At the request of Laney’s attorney, Harold Bronstein, the Land Board deferred the matter on March 28, to give Bronstein time to review the Department of Land and Natural Resources’ files on the case.
The DLNR’s Office of Conservation and Coastal Land had recommended that the Land Board impose a $15,000 fine for unauthorized construction and another $15,000 fine for unauthorized short-term vacation rentals. The OCCL also recommended that the board assess administrative costs of $1,000 and order the unauthorized structures to be removed.
In a letter delivered on January 3, the OCCL asked both Mr. and Mrs. Laney to immediately cease vacation renting of their “Hale Li`i “and “Hale Nui” and to seek direction from the office about the possible removal of the unpermitted structures.
Weeks later, Laney informed the OCCL that the vacation rentals were continuing and even asked that future renters who had put down a deposit be allowed to stay, the OCCL’s report to the board states.
At the Land Board’s March 28 meeting, Bronstein testified that the rental activity ceased two months ago. He added that he disagreed with the OCCL’s conclusions regarding the structures. He said the property is a nonconforming one that allows residential use.
“The issue [now] is the structures and how they came about,” he said.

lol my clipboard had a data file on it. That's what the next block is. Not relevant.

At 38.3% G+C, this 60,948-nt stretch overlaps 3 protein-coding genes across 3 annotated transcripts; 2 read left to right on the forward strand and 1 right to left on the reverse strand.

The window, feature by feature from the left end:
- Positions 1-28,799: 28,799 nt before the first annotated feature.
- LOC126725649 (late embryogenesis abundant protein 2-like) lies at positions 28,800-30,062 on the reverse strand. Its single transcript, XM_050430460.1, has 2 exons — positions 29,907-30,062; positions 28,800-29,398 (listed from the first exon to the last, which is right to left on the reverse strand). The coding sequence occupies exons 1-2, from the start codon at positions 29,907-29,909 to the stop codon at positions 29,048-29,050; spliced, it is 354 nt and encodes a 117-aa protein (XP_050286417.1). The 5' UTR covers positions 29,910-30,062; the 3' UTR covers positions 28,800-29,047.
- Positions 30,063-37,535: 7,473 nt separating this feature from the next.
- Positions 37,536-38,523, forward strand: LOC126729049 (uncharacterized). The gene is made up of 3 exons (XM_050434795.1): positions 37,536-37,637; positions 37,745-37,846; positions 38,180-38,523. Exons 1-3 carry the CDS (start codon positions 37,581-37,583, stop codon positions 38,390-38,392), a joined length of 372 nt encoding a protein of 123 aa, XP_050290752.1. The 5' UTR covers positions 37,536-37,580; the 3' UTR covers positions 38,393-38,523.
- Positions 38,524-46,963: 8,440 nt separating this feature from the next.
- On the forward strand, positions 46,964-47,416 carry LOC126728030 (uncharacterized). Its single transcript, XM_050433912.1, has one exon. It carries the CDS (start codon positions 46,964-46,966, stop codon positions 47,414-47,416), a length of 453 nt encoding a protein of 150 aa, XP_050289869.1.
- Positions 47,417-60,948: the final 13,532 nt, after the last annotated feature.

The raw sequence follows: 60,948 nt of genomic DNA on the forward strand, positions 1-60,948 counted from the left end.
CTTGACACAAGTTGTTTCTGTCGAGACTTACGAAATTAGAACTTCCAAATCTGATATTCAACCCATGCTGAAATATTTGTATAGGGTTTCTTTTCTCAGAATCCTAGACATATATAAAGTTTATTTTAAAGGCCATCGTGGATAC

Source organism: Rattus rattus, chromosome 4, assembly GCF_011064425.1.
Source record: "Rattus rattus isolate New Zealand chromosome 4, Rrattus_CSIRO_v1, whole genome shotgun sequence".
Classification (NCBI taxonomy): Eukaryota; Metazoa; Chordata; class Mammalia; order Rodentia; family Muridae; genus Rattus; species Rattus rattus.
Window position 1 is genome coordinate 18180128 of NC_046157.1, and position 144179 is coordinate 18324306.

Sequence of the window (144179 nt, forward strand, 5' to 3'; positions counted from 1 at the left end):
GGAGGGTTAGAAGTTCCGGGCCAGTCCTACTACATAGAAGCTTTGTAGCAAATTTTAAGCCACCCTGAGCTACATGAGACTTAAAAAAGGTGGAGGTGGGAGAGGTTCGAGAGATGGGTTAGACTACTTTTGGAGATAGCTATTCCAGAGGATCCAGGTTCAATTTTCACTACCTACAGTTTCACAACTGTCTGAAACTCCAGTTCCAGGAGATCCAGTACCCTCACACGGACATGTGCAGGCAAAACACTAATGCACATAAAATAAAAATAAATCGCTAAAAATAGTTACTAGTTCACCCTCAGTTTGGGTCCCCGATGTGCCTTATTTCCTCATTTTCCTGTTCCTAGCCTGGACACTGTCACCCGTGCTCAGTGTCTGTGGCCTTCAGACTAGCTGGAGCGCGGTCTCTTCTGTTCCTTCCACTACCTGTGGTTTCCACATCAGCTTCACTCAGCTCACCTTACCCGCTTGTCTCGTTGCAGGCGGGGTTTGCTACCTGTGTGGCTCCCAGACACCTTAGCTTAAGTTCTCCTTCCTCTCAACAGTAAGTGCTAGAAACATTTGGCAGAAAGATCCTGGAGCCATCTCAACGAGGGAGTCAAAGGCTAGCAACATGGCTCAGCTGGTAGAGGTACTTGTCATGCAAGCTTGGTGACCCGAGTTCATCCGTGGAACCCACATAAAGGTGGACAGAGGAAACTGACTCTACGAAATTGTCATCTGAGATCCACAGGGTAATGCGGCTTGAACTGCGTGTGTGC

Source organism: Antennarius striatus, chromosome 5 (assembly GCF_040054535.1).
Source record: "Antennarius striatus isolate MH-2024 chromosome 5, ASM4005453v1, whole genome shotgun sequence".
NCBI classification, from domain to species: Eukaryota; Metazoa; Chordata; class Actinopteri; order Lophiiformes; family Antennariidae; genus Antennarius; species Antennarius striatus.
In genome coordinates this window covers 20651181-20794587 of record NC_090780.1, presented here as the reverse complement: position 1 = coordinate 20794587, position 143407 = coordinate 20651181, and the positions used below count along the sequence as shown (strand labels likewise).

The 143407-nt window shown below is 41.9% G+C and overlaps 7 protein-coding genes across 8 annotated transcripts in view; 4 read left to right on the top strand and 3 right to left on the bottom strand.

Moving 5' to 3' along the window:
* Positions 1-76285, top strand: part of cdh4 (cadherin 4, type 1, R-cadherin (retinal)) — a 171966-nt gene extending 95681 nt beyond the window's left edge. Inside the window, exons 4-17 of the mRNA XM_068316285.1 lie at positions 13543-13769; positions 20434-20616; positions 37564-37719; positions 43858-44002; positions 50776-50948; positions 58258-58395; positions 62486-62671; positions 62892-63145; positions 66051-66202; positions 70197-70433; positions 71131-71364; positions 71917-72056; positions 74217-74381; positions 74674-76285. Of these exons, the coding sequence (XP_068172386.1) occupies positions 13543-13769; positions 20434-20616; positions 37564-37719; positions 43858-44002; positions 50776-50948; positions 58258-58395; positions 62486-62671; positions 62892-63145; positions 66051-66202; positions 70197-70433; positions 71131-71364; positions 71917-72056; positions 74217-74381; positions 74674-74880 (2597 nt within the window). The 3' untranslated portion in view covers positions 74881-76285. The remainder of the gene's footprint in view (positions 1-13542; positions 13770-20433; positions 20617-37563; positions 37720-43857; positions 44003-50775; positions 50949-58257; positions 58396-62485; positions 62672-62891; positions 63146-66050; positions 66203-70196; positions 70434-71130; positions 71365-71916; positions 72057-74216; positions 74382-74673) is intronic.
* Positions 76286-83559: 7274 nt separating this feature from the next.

After Hurricane Iniki, the DLNR granted the Laneys permission to rebuild their non-conforming home that had existed before Conservation District designation in 1964. Single-family residences otherwise are not allowed in the Protective subzone, which Laney’s entire lot falls within.
Although Conservation District rules allow the construction of accessory structures within the Protective subzone, the OCCL must approve a site plan first. In this case, none of the new structures received OCCL approval.
Having been hired less than a week before the board’s meeting, Bronstein said, he was not prepared to argue the matter that day.
“They’ve been on notice for two months plus. Now you’ve just been retained this past week. What were they doing [in the meantime]?” at-large Land Board member David Goode asked.
“I can’t answer that. … I’m not sure,” Bronstein replied.
OCCL administrator Sam Lemmo said his office sent its Land Board report and recommendations to the Laneys three to four before the March 28 meeting.
Dan Purcell, a member of the public, testified that it would have been nice if Morita had been present to answer the Land Board’s questions. (In addition to being the head of the PUC, Morita was a state representative for 15 years and a former board member of Environment Hawai`i.)
“I would discourage you from deferring this…. She holds a very important public trust position in the state. … To not be here to answer your questions I think is unfortunate,” he said.
In the end, the Land Board voted to defer the matter for 45 days.
Before the board’s decision, Terry Lilley, a marine biologist from Hanalei, attempted to tie the Laneys’ unauthorized construction to a 1995 breach of the Hanalei River bank that occurred at or near their property. Lilley also argued that the resulting mud discharge killed about four thousand corals in the area.